BViA, when you said that "home services" are different than "home health care" - perhaps instead of "home services," you meant "housekeeping services?" Yes, housekeeping services are different than home health care, but the number one question is...are housekeeping services unrelated to any nursing services and therefore not included within the term "medical treatment" found in section 4600? And then it goes on for a mile. It has taken a long to put all this information together because there is nowhere that one finds it all in one place or even close to being in one place including bits and pieces from perhaps a hundred different sources starting with the foundation for Home Care..."supportive services" as applied to In-Home Supportive Service Providers governed by the Welfare & Institutions Codes 12300 - 12317.2. I don't believe there is anything that we've missed, but it has taken over a year and a lot of hair tearing to find it all. A lot of work, but for the amount of money involved it is worth it.

  5. #5
    Join Date
    Feb 2007
    Location
    Calif
    Posts
    18,018

    Default Re: Home Care

    when you said that "home services" are different than "home health care" - perhaps instead of "home services," you meant "housekeeping services?" Yes, housekeeping services are different than home health care, but the number one question is...are housekeeping services unrelated to any nursing services and therefore not included within the term "medical treatment" found in section 4600? And then it goes on for a mile. It has taken a long to put all this information together because there is nowhere that one finds it all in one place or even close to being in one place including bits and pieces from perhaps a hundred different sources starting with the foundation for Home Care..."supportive services" as applied to In-Home Supportive Service Providers governed by the Welfare & Institutions Codes 12300 - 12317.2. I don't believe there is anything that we've missed, but it has taken over a year and a lot of hair tearing to find it all. A lot of work, but for the amount of money involved it is worth it.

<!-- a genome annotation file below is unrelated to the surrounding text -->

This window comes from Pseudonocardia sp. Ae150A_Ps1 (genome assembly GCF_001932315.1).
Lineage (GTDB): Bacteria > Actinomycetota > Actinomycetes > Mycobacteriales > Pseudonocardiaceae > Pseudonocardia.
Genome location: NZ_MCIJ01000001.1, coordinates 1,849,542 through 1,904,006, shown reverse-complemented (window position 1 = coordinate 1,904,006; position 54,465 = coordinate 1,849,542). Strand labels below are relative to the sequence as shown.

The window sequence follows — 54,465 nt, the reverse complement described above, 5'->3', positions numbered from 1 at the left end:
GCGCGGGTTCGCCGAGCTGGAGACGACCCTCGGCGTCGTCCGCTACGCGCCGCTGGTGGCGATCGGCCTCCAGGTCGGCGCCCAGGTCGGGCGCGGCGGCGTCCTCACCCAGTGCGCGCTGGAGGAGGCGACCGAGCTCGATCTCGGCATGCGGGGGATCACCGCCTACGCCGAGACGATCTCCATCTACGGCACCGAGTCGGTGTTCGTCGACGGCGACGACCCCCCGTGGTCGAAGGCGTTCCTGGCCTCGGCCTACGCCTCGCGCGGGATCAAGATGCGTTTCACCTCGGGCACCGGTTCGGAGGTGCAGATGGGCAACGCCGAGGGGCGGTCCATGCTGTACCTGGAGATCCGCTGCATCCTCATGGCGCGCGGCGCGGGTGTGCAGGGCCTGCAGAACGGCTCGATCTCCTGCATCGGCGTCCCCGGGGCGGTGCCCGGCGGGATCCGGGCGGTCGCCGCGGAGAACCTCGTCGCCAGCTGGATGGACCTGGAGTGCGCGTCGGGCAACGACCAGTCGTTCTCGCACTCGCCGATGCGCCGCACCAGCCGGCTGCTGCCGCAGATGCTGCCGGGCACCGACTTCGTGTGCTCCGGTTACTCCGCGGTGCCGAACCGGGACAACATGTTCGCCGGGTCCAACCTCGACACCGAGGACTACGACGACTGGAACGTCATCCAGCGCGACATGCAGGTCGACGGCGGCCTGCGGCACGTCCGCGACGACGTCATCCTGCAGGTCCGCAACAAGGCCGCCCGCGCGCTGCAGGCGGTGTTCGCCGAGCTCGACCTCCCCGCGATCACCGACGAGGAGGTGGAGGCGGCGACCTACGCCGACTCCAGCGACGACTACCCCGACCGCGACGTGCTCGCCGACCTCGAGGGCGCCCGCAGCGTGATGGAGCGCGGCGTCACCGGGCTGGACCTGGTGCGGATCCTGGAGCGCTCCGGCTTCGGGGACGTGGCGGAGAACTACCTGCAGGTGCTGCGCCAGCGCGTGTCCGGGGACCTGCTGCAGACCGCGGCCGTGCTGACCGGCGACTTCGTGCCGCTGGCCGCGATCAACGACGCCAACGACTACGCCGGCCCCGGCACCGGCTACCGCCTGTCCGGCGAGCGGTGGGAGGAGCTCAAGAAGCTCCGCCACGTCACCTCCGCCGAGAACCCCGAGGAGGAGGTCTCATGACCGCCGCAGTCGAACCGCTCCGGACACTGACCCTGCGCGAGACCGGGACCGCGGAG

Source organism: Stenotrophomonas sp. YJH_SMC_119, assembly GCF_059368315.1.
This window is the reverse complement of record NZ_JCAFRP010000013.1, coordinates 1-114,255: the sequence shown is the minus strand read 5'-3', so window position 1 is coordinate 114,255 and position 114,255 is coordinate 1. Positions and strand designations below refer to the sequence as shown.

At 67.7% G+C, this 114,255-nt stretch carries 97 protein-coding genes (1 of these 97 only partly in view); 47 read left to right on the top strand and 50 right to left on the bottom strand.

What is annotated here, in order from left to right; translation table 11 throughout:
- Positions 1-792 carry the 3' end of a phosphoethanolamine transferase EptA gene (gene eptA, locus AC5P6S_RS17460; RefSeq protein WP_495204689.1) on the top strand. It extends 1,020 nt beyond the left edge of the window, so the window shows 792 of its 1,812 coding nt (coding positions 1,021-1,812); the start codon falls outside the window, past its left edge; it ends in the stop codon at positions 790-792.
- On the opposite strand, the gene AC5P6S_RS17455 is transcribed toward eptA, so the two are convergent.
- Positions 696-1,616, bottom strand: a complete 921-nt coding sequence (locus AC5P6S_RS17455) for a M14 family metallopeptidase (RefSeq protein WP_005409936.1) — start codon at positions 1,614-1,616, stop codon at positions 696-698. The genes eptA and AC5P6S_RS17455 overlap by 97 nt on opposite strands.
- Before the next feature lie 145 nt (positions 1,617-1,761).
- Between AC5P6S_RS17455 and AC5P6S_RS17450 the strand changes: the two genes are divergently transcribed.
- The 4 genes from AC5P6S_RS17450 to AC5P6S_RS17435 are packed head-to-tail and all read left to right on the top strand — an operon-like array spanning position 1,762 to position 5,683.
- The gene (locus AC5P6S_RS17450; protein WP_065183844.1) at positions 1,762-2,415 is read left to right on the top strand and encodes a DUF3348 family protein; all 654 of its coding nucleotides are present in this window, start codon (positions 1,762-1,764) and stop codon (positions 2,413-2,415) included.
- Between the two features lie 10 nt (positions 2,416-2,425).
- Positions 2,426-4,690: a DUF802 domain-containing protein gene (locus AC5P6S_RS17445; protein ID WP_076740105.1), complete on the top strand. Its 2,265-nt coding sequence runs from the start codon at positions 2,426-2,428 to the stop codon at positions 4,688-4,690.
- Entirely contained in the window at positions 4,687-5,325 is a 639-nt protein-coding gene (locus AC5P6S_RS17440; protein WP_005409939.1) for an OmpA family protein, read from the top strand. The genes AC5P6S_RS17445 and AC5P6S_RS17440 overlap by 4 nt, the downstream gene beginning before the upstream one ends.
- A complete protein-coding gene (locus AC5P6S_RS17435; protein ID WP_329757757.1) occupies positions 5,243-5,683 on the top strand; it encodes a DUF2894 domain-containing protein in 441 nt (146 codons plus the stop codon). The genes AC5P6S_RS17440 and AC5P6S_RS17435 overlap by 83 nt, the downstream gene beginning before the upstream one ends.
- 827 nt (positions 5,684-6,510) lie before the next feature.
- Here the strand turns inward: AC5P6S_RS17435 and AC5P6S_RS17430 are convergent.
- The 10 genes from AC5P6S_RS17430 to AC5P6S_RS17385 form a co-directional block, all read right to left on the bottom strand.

The difference between "in-home service" and '' and ''home health care'' is/can be huge.

    "home health care'' requires a provider with licensed health care personel...and helps the tacking times for meds, changing surgical dressings and the like...An in home survey done and co-ordination with the PTP..a benefit billed directly to the ER/IC as a 'medically necessary' item, and 'reasonable' to the orginial injury. You're asking the ER/IC to continue to hold liability on this, and the billing reflects the level of liability.

    "home services'' would include housekeepping, preparing meals, transportation if necessary...etc...functions a 'medical' person/aide would not normally be responsible for, and it would be a 'benefit' paid to the IW...who in turn would pay the 'provider' of the services...the ER/IC has no liability for your contracting a family member/friend or Merry Maids to help around the house.
    You won't see or receive the same hourly rate as a aide from a licensed provide would be able to charge...max would probably be around $10/hr. maybe a little more to cover the SSA/FICA and WC premiums you could be faced with.
    If the person providing the service to you is ongoing long term, you no doubt are required to provide a 1099, along with the other requirements of an 'ER'.

    Generally, neither service would be required as an on going, long term necessity. But, that again would be dependant on the injury and condition of the IW. IF both were mandated 'medically' speaking, the IW should probably be in an 'assisted living' facility where the services were provided on a daily basis as part of the package.

    I hope you prevail in this...as I said the biggest hurdle is going to be the ACOEM/MUTS/EBM that mandates the need, and length of time the 'benefit' was/is provided.